by Irvin Muchnick
A coach who died last year named Bob Gillett, who was inducted into the American Swimming Coaches Association Hall of Fame in 2009, was best friends with James Scott MacFarland — the now Houston-based coach who stands accused of the grooming and statutory rape of Sarah Ehekircher when she was 17. As Concussion Inc. reported Friday, the U.S. Center for SafeSport has accepted Ehekircher’s request to review USA Swimming’s clearly flawed 2010 internal investigation and National Board of Review (NBOR) hearing of her allegations against MacFarland.
We’ll be following the ongoing process with keen interest and on general principle. At this fraught moment, no U.S. Olympic Committee sexual abuse investigation, in either its 1.0 or 2.0 form, should be allowed to carry on in darkness, with the danger that a bad outcome could get dumped at a point after the general public has stopped paying such close attention.
In the case of Ehekircher’s complaint, the role of a vigilant Fourth Estate is especially urgent. Over the next days and weeks I’ll be rolling out various ways in which the 2010 actions by USA Swimming’s nascent and farcical “Safe Sport” bureaucracy mocked both justice and child safety.
Bob Gillett is the first such illustration of swimming’s fraud to youth athletes and their families in Ehekircher v. MacFarland. But before laying out the Gillett aspect, I want to inquire into a basic element of jurisprudence: Does the U.S. Center have the administrative equivalent of “subpoena power” over the national sport governing bodies?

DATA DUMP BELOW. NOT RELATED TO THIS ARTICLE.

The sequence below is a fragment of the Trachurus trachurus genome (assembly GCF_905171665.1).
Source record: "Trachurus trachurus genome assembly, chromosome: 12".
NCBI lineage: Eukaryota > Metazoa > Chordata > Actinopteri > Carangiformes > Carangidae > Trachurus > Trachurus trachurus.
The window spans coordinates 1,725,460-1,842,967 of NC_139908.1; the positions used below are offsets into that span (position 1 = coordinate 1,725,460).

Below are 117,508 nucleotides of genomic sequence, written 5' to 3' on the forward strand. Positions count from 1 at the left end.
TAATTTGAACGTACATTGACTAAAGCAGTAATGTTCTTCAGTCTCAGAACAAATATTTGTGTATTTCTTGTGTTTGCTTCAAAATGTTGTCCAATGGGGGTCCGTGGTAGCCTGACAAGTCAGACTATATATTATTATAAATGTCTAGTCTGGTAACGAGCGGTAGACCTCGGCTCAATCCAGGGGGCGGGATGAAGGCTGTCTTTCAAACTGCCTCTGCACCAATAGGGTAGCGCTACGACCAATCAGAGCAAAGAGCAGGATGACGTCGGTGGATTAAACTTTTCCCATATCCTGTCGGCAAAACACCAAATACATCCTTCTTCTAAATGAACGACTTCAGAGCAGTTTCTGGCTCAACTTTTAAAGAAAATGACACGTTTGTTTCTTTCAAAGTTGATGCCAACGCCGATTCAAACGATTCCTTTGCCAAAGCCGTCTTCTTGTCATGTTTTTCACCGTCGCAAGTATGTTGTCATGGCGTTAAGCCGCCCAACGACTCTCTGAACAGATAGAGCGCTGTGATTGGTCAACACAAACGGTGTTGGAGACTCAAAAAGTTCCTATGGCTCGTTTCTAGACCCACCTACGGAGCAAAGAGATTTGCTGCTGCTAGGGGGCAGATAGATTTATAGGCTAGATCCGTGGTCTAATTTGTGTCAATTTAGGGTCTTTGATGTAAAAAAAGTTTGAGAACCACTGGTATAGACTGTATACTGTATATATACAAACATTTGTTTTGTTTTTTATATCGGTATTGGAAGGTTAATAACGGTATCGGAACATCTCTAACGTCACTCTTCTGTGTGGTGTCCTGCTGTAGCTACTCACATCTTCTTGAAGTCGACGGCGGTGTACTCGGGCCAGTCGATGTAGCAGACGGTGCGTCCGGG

This is not a random query from Moot Court. Upon the first of the reports here chronicling Ehekircher’s account, the center immediately sought the old records from USA Swimming; as of late last week, however, those records had not been received. Which leads to two questions:
It does neither Ehekircher nor the public watching her case any good for swimming to forward a self-selected digest of the NBOR materials — for example, vaguely recorded “minutes” of the hearing in lieu of hard transcriptions of all the testimony therein, or at the very least highly detailed paraphrases.
On to Bob Gillett. In addition to being in the ASCA Hall of Fame, he is published in a 1999 article in ASCA News, with the text of a speech about the innovative business model of his facility and program. See “Entrepreneurial Coaching and the Arizona Sports Ranch,”https://swimmingcoach.org/entrepreneurial-coaching-and-the-arizona-sports-ranch-by-bob-gillett/.
(Somehow, all roads lead back to ASCA. As a dissident coach put it to me, “ASCA is nothing less than the open sewer right next to all of USA Swimming’s scandals.”)
References to MacFarland abound in Gillett’s ASCA article. Here’s the first: “I’ll talk about this person I have a person who’s been a friend of mine in coaching for years and years and years. His name is Scott MacFarland. I’m sure a lot of you know him. When Scott came with me, we bought this house.”
And: “[T]his is the house I was telling you about that Scott MacFarland lives in.”